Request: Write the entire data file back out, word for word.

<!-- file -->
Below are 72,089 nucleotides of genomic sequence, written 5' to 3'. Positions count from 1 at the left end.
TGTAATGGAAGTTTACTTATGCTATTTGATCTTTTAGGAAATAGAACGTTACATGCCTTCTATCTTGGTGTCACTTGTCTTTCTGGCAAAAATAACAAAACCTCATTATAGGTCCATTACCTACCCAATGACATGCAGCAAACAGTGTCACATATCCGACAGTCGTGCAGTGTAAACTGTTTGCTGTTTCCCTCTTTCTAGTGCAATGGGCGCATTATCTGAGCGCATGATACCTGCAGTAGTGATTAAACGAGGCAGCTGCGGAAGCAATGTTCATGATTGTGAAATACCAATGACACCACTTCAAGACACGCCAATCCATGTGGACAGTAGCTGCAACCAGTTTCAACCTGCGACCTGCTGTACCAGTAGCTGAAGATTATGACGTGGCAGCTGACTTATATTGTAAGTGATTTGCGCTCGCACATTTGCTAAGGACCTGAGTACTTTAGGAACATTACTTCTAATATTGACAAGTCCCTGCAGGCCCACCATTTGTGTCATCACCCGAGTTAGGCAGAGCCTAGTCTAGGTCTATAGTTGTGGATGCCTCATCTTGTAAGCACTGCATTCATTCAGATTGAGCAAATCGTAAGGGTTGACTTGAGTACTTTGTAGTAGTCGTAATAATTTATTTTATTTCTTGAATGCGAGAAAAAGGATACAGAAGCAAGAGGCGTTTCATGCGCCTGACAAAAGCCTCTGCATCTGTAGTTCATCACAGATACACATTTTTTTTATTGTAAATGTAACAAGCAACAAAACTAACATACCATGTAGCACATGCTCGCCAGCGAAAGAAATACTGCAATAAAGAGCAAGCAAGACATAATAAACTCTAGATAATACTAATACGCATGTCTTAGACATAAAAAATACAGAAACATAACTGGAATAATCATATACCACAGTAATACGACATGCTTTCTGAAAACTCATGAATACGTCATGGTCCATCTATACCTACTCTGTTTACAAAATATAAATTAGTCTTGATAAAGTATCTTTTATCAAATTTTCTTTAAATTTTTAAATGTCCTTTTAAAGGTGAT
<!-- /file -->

Below are 72,089 nucleotides of genomic sequence, written 5' to 3'. Positions count from 1 at the left end.
TGTAATGGAAGTTTACTTATGCTATTTGATCTTTTAGGAAATAGAACGTTACATGCCTTCTATCTTGGTGTCACTTGTCTTTCTGGCAAAAATAACAAAACCTCATTATAGGTCCATTACCTACCCAATGACATGCAGCAAACAGTGTCACATATCCGACAGTCGTGCAGTGTAAACTGTTTGCTGTTTCCCTCTTTCTAGTGCAATGGGCGCATTATCTGAGCGCATGATACCTGCAGTAGTGATTAAACGAGGCAGCTGCGGAAGCAATGTTCATGATTGTGAAATACCAATGACACCACTTCAAGACACGCCAATCCATGTGGACAGTAGCTGCAACCAGTTTCAACCTGCGACCTGCTGTACCAGTAGCTGAAGATTATGACGTGGCAGCTGACTTATATTGTAAGTGATTTGCGCTCGCACATTTGCTAAGGACCTGAGTACTTTAGGAACATTACTTCTAATATTGACAAGTCCCTGCAGGCCCACCATTTGTGTCATCACCCGAGTTAGGCAGAGCCTAGTCTAGGTCTATAGTTGTGGATGCCTCATCTTGTAAGCACTGCATTCATTCAGATTGAGCAAATCGTAAGGGTTGACTTGAGTACTTTGTAGTAGTCGTAATAATTTATTTTATTTCTTGAATGCGAGAAAAAGGATACAGAAGCAAGAGGCGTTTCATGCGCCTGACAAAAGCCTCTGCATCTGTAGTTCATCACAGATACACATTTTTTTTATTGTAAATGTAACAAGCAACAAAACTAACATACCATGTAGCACATGCTCGCCAGCGAAAGAAATACTGCAATAAAGAGCAAGCAAGACATAATAAACTCTAGATAATACTAATACGCATGTCTTAGACATAAAAAATACAGAAACATAACTGGAATAATCATATACCACAGTAATACGACATGCTTTCTGAAAACTCATGAATACGTCATGGTCCATCTATACCTACTCTGTTTACAAAATATAAATTAGTCTTGATAAAGTATCTTTTATCAAATTTTCTTTAAATTTTTAAATGTCCTTTTAAAGGTGAT